This year, the theater is planning just 1 Shakespeare in the Park production, Merry Wives, a 12-actor, intermission-free version of The Merry Wives of Windsor. ” It would have an eight-week run starting in July rather than the usual two-play season beginning in May.

According to the plans, the series, which is being adapted by Jocelyn Bioh and will be led by Saheem Ali, will be set in Harlem and envision Falstaff as an African-American wanting to romance two wed immigrants in West Africa.

“We’re really centering BIPOC stories, but we’re also bringing Black joy to the front,” Mr. Ali told me in a meeting, with the acronym for Black, Indigenous and people of color .

Things will be different this summer due to the pandemic, but exactly how remains to be seen. Audiences will be smaller — Mr. Ali stated that under current state rules, about 450 spectators would be permitted to attend each performance in the outdoor Delacorte, rather than the usual 1,800 or so.

The actors face different challenges, Mr. Ali said, and the Public will need to follow Actors’ Equity Association safety guidelines so as to stage the show.

Does that mean the actors will have to be vaccinated? Kept in a N.B.A.-style bubble? Forced to soliloquize through masks?

Mr. Ali stated that it was too soon to say for sure, but that he believed incorporating the safety regulations into the play could make the show feel more immediate.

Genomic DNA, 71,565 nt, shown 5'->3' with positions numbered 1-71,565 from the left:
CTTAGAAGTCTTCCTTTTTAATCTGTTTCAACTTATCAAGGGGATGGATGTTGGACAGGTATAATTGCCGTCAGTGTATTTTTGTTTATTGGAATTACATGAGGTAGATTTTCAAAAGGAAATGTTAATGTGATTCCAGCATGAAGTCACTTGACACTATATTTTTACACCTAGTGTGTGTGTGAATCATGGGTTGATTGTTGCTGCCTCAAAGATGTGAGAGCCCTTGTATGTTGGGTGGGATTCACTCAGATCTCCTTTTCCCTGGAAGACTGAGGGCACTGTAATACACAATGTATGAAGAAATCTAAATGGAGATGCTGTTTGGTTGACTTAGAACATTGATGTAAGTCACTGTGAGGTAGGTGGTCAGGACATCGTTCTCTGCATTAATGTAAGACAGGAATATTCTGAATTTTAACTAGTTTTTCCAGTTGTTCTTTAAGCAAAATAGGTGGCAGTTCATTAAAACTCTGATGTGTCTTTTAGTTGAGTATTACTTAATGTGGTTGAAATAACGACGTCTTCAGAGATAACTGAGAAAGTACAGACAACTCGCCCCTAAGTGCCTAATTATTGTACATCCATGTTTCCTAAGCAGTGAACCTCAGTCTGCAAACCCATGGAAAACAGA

Im looking at these constraints, and looking at them as opportunities rather than obstacles, Mr. Ali said.

It’s Thursday — take the stage.


Dear Diary:

Nothing could prepare a timid young woman from a tiny Southern town to get a move to Manhattan, but I knew two things: that I’d be a full-time student at New York University and that I had to get a job to pay my part of the rent.

On my first day of job-hunting, I put on my ivory-colored linen suit and took the subway from West 86th Street to Times Square.

About halfway there, the woman who was sitting beside me in a thick accent that I had a place on the back of my skirt.

You mustve sat in something, she said. “It looks horrible. ”

Stellar first day out, I thought.

When I got off the train, I was thinking desperately about what to do once I heard the woman yelling.

Maybe just turn it around, she cried.

My first stop was a dry cleaner. Sure, the man there said, expressionless, once I asked if he could help: Leave the skirt and pick it up tomorrow.

No, thank you, I stammered before hurrying out the door.

Deciding to take my subway mate’s guidance, I turned the skirt round so that the spot was squarely over the middle of my lap. What choice did I have? I had 20 minutes to spare and four blocks to go to get to my interview.

I was able to obscure the spot with my large bag for the rest of the day. In the end, it was a conversation starter, and I left my interview with a job offer and a small insight that would come in handy for my many experiences in the city.

— Victoria James


New York Today is published weekdays around 6 a.m. Subscribe here to get it by email. You can also find it in nytoday.com.

What do you want to see more (or less) of? Email us nytoday@nytimes.com.